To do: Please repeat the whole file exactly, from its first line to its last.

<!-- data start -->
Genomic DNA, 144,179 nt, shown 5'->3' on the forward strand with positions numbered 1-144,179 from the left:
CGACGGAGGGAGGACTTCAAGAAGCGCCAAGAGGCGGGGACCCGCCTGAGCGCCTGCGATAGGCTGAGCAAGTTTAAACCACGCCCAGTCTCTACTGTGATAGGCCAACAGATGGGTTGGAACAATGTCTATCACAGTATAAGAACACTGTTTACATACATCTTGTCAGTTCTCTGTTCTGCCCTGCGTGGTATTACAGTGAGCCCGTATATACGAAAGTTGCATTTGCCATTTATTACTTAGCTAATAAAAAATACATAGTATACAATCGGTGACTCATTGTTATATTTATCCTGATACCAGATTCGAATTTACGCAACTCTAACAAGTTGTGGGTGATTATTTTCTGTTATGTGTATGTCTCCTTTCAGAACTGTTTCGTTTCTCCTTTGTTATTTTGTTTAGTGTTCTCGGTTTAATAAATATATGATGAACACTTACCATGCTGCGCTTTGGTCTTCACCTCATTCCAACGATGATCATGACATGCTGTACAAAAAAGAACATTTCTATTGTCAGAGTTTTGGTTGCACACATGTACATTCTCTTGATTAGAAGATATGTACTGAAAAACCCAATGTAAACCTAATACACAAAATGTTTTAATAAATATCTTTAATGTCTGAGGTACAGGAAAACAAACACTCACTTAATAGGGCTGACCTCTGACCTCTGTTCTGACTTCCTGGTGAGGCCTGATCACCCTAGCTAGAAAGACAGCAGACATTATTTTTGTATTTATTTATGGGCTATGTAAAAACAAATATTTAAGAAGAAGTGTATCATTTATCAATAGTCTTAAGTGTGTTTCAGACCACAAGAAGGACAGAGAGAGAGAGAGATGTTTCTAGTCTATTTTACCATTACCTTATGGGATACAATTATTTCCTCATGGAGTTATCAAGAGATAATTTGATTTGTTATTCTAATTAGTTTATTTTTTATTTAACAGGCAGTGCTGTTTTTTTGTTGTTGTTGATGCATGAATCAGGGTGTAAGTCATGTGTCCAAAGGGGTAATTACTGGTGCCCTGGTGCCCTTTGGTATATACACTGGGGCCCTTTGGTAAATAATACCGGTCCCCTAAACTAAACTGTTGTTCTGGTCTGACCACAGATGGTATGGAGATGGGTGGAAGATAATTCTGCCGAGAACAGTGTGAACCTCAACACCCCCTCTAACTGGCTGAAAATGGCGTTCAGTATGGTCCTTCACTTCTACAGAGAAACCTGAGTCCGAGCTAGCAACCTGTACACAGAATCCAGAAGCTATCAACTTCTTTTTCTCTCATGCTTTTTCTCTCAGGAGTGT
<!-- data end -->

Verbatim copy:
Genomic DNA, 144,179 nt, shown 5'->3' on the forward strand with positions numbered 1-144,179 from the left:
CGACGGAGGGAGGACTTCAAGAAGCGCCAAGAGGCGGGGACCCGCCTGAGCGCCTGCGATAGGCTGAGCAAGTTTAAACCACGCCCAGTCTCTACTGTGATAGGCCAACAGATGGGTTGGAACAATGTCTATCACAGTATAAGAACACTGTTTACATACATCTTGTCAGTTCTCTGTTCTGCCCTGCGTGGTATTACAGTGAGCCCGTATATACGAAAGTTGCATTTGCCATTTATTACTTAGCTAATAAAAAATACATAGTATACAATCGGTGACTCATTGTTATATTTATCCTGATACCAGATTCGAATTTACGCAACTCTAACAAGTTGTGGGTGATTATTTTCTGTTATGTGTATGTCTCCTTTCAGAACTGTTTCGTTTCTCCTTTGTTATTTTGTTTAGTGTTCTCGGTTTAATAAATATATGATGAACACTTACCATGCTGCGCTTTGGTCTTCACCTCATTCCAACGATGATCATGACATGCTGTACAAAAAAGAACATTTCTATTGTCAGAGTTTTGGTTGCACACATGTACATTCTCTTGATTAGAAGATATGTACTGAAAAACCCAATGTAAACCTAATACACAAAATGTTTTAATAAATATCTTTAATGTCTGAGGTACAGGAAAACAAACACTCACTTAATAGGGCTGACCTCTGACCTCTGTTCTGACTTCCTGGTGAGGCCTGATCACCCTAGCTAGAAAGACAGCAGACATTATTTTTGTATTTATTTATGGGCTATGTAAAAACAAATATTTAAGAAGAAGTGTATCATTTATCAATAGTCTTAAGTGTGTTTCAGACCACAAGAAGGACAGAGAGAGAGAGAGATGTTTCTAGTCTATTTTACCATTACCTTATGGGATACAATTATTTCCTCATGGAGTTATCAAGAGATAATTTGATTTGTTATTCTAATTAGTTTATTTTTTATTTAACAGGCAGTGCTGTTTTTTTGTTGTTGTTGATGCATGAATCAGGGTGTAAGTCATGTGTCCAAAGGGGTAATTACTGGTGCCCTGGTGCCCTTTGGTATATACACTGGGGCCCTTTGGTAAATAATACCGGTCCCCTAAACTAAACTGTTGTTCTGGTCTGACCACAGATGGTATGGAGATGGGTGGAAGATAATTCTGCCGAGAACAGTGTGAACCTCAACACCCCCTCTAACTGGCTGAAAATGGCGTTCAGTATGGTCCTTCACTTCTACAGAGAAACCTGAGTCCGAGCTAGCAACCTGTACACAGAATCCAGAAGCTATCAACTTCTTTTTCTCTCATGCTTTTTCTCTCAGGAGTGT